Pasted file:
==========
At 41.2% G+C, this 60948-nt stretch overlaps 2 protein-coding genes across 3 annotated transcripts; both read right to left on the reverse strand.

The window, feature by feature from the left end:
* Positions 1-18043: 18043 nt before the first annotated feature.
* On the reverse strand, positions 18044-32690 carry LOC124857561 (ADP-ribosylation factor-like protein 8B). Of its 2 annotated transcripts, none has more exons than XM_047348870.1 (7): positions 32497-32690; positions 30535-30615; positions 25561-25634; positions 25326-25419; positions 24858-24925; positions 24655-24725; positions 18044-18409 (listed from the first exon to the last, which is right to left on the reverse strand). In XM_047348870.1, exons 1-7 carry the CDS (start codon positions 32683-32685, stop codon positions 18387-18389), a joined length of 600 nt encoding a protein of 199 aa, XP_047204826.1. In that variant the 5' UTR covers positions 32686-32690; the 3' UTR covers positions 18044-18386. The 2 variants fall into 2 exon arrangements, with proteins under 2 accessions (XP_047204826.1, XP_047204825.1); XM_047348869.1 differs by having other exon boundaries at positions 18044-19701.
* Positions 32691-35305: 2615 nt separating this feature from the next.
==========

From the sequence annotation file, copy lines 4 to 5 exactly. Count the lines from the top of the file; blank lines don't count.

* On the reverse strand, positions 18044-32690 carry LOC124857561 (ADP-ribosylation factor-like protein 8B). Of its 2 annotated transcripts, none has more exons than XM_047348870.1 (7): positions 32497-32690; positions 30535-30615; positions 25561-25634; positions 25326-25419; positions 24858-24925; positions 24655-24725; positions 18044-18409 (listed from the first exon to the last, which is right to left on the reverse strand). In XM_047348870.1, exons 1-7 carry the CDS (start codon positions 32683-32685, stop codon positions 18387-18389), a joined length of 600 nt encoding a protein of 199 aa, XP_047204826.1. In that variant the 5' UTR covers positions 32686-32690; the 3' UTR covers positions 18044-18386. The 2 variants fall into 2 exon arrangements, with proteins under 2 accessions (XP_047204826.1, XP_047204825.1); XM_047348869.1 differs by having other exon boundaries at positions 18044-19701.
* Positions 32691-35305: 2615 nt separating this feature from the next.